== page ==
Tick It Away This Summer

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Summer is the time for outdoor fun with hiking trips, day trips to water parks or sports games, but it is also the prime time for ticks to latch onto exposed skin. Manhasset’s Dr. Joseph Licata explains how to prevent tick bites and what residents should do if they find a tick on themselves. The pediatrician even created his own tick removal device called Tick it Away to combat the issues many have with removing ticks.
“In the summertime everyone goes outdoors and there are a lot of family activities,” explained Licata. “But with the heightened outdoor time, there is more exposure to ticks. I think people are becoming more aware of tick-related illnesses from the media. The media has focused in on how to prevent tick bites.”
Licata explained that there are many precautions to take while being outdoors this summer. Some tick prevention tips include minimizing exposure to high grass, utilizing tick repellent, using tick repellent on clothing, trying to have as little exposed skin as possible when in high grass areas and using tick products for pets so they are protected.
“My focus has always been that despite all of these preventions, eventually someone will get a tick bite,” said Licata. “My focus is on once you get a tick bite. That is a very crucial moment in preventing disease. Proper removal is so crucial. The information people are getting can be misleading, so I wish the media would focus in on it more.”
Many people are misinformed about removing ticks, explained Licata. Many try to smother the tick with irritants or crush and squeeze the tick; however these methods will irritate the tick, causing it to secrete its solution.
“The idea is to remove them without irritating them,” said Licata. “You don’t want to squeeze that tick. If a tick’s been on for a while it can regurgitate some of the infections it’s acquired from other feedings. What you want to do is get tweezers, grab the head and pull it up. It sounds simple, but people don’t have fine tick tweezers to grab it. It’s not even the size of a sesame seed. Many people get eyebrow tweezers, but they’re just squeezing the tick.”
The difficulty with finding the right pair of tweezers for a tick caused Licata to create his own device to aid tick removal.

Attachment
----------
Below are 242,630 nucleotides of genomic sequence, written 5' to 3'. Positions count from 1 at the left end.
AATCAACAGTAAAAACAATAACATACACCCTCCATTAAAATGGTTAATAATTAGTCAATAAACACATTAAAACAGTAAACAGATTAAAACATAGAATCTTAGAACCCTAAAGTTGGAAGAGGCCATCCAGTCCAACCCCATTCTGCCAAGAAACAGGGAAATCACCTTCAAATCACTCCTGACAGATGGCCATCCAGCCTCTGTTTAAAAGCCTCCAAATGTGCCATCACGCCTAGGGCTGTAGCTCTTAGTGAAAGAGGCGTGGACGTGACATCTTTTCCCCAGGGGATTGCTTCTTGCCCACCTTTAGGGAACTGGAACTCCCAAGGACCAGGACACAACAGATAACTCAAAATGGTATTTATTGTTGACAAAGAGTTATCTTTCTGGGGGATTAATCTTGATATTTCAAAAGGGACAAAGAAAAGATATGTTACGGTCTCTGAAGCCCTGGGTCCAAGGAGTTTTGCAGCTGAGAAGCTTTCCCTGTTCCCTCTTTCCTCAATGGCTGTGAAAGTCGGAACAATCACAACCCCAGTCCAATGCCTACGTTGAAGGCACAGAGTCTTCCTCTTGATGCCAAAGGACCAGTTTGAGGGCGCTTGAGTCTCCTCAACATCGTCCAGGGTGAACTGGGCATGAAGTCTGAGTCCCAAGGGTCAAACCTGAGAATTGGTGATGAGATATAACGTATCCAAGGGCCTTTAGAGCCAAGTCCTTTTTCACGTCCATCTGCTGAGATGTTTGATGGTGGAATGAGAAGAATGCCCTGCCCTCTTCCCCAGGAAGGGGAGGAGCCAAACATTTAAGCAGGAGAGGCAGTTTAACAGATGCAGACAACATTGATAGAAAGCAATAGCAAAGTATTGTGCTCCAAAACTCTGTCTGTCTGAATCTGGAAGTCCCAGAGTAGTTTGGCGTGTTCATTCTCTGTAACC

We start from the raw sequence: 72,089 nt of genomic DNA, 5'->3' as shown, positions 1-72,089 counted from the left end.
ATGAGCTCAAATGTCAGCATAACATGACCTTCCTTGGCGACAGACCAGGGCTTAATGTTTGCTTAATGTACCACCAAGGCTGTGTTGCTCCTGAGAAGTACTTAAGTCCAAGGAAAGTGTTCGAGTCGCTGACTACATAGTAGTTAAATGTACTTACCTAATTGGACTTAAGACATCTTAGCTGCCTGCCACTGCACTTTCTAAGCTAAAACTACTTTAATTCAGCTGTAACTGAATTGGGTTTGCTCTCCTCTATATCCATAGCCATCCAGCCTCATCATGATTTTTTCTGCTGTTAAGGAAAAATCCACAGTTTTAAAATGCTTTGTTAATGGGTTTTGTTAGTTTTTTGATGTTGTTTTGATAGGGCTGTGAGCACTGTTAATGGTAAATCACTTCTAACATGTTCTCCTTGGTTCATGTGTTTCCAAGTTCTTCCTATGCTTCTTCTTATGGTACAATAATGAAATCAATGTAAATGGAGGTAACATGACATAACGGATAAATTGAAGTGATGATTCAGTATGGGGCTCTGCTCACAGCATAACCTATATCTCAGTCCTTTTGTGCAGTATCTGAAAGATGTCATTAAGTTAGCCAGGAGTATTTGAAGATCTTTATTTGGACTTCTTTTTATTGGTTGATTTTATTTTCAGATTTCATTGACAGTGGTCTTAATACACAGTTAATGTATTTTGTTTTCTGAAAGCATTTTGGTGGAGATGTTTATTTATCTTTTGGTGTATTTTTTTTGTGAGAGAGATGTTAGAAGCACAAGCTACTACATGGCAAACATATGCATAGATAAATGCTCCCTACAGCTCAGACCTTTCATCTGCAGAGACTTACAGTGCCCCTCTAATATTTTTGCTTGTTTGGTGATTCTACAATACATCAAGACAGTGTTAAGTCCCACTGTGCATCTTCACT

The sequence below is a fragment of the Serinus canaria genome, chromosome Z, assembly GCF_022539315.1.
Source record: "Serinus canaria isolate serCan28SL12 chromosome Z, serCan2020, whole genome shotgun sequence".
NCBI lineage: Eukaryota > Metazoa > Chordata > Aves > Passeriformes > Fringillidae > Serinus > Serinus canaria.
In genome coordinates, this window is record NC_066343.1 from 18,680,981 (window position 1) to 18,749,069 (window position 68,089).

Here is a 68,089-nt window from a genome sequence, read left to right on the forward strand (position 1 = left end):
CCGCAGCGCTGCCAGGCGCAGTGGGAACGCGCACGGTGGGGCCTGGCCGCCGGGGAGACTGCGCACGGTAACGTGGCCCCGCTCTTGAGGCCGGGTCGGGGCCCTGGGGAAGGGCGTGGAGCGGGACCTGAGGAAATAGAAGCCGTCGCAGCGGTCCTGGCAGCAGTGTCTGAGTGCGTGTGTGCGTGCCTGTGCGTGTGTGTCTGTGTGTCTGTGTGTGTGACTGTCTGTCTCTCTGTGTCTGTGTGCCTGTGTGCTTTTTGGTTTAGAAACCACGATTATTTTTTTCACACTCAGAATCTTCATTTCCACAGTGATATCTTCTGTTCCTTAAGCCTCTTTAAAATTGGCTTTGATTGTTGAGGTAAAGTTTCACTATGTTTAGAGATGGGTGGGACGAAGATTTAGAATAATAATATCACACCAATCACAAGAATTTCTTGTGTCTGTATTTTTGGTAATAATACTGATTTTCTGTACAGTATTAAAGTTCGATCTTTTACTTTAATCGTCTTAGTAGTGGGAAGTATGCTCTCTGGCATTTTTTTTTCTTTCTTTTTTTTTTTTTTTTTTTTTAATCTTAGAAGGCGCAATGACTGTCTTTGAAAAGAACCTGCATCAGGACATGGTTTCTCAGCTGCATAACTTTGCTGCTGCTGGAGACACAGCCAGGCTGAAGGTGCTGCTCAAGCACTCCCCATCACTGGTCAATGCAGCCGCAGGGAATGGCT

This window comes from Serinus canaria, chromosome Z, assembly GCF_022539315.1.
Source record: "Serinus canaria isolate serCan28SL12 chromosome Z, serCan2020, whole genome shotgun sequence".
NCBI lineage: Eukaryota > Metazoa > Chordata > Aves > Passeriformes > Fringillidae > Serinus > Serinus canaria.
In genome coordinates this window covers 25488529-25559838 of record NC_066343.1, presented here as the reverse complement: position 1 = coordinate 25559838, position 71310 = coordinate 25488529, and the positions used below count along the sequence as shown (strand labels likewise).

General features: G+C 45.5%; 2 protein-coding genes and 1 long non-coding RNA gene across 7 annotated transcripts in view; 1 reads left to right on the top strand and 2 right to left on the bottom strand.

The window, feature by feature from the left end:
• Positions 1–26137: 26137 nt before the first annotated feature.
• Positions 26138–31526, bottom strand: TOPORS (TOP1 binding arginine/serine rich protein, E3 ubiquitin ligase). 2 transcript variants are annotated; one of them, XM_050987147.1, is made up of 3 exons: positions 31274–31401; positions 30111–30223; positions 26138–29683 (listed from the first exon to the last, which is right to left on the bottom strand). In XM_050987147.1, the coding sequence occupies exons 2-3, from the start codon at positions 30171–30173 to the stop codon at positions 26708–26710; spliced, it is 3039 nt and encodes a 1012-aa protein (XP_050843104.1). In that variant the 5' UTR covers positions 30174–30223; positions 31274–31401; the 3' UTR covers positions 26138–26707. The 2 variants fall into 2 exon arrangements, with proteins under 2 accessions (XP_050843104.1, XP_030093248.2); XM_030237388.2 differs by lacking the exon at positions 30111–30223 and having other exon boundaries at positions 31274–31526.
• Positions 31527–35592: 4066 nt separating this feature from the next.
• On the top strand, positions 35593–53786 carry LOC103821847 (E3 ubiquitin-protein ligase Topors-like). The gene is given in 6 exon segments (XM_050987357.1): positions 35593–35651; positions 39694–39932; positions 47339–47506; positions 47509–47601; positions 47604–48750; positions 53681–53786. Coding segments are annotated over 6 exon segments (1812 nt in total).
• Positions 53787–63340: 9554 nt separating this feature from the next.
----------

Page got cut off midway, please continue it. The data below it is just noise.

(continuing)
“I’m a pediatrician, so I would encounter kids with ticks a lot,” said Licata. “One day a little girl came in with a tick and I could not remove it. While I was manipulating and moving the tick I thought to myself, ‘I just need a little crowbar.’ So when I went home, I made this little device out of an aluminum can and I used it the next time a kid came in with a tick.”
Licata went on to produce and patent Tick it Away, a device that uses a prying motion to detach an attached tick away from the skin, similar to the action of a crowbar on a nail. Tick it Away is sold in the Northeast in pet stores, pharmacies, Whole Foods stores and supermarkets.
“I have it on the market because it’s the simplest way to remove it without doing what you don’t want to do,” said Licata. “You should do all prevention you can, but know how to take it off properly, if necessary. Proper and immediate removal are so crucial in preventing disease. Take it off before it’s been 24 hours and do tick checks on yourself, kids and pets after you’re outside. Even the following morning it is important to do a check because the tick has had time to find a place to latch on.”
Licata explains that it is also important to know which type of tick has latched on, as ticks have been found to carry new viruses and diseases. Different ticks carry different viruses, explained Licata, so it is very important to detect which kind of tick has latched on. Black-legged ticks can transmit Babesia microti, in which microscopic parasites infect red blood cells, [causing} Lyme disease and Powassan disease. The lone star tick can transmit Ehrlichiosis and Tularemia. The American dog tick and the brown dog tick can transmit Rocky Mountain spotted fever.
“Knowing which tick [it is} helps you be aware of what you could be exposed to,” said Licata. “You can go online to www.cdc.gov and see what it looks like or take it to the doctor. They can identify what kind of tick and see what potential symptoms this might transmit.”
Licata reminds residents to take every step possible in preventing ticks, do checks on your family and pets often and remove ticks properly by utilizing tick removal devices as to not irritate the tick.

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Elizabeth Johnson is editor of Manhasset Press and Port Washington News, special features including the Business Quarterly column, Manhasset Magazine, Pride In Port, Port Washington News, Port Gift Guide and other special sections. Growing up in nearby Garden City and attending New York University, she is well-versed in the locale and knowledgeable about the beat she covers. Her community involvement is extensive and includes the Manhasset SCA, Kiwanis International, Manhasset Chamber of Commerce, St. Mary’s Church, and various civic and local charitable organizations. Curious by nature, her travels, community service, love of the arts as well as local sports give her the inside view to unique content. During her time at Anton, she has received several awards from the New York Press Association and the Press Club of LI, including the coveted "Best Community newspaper" several years in a row.

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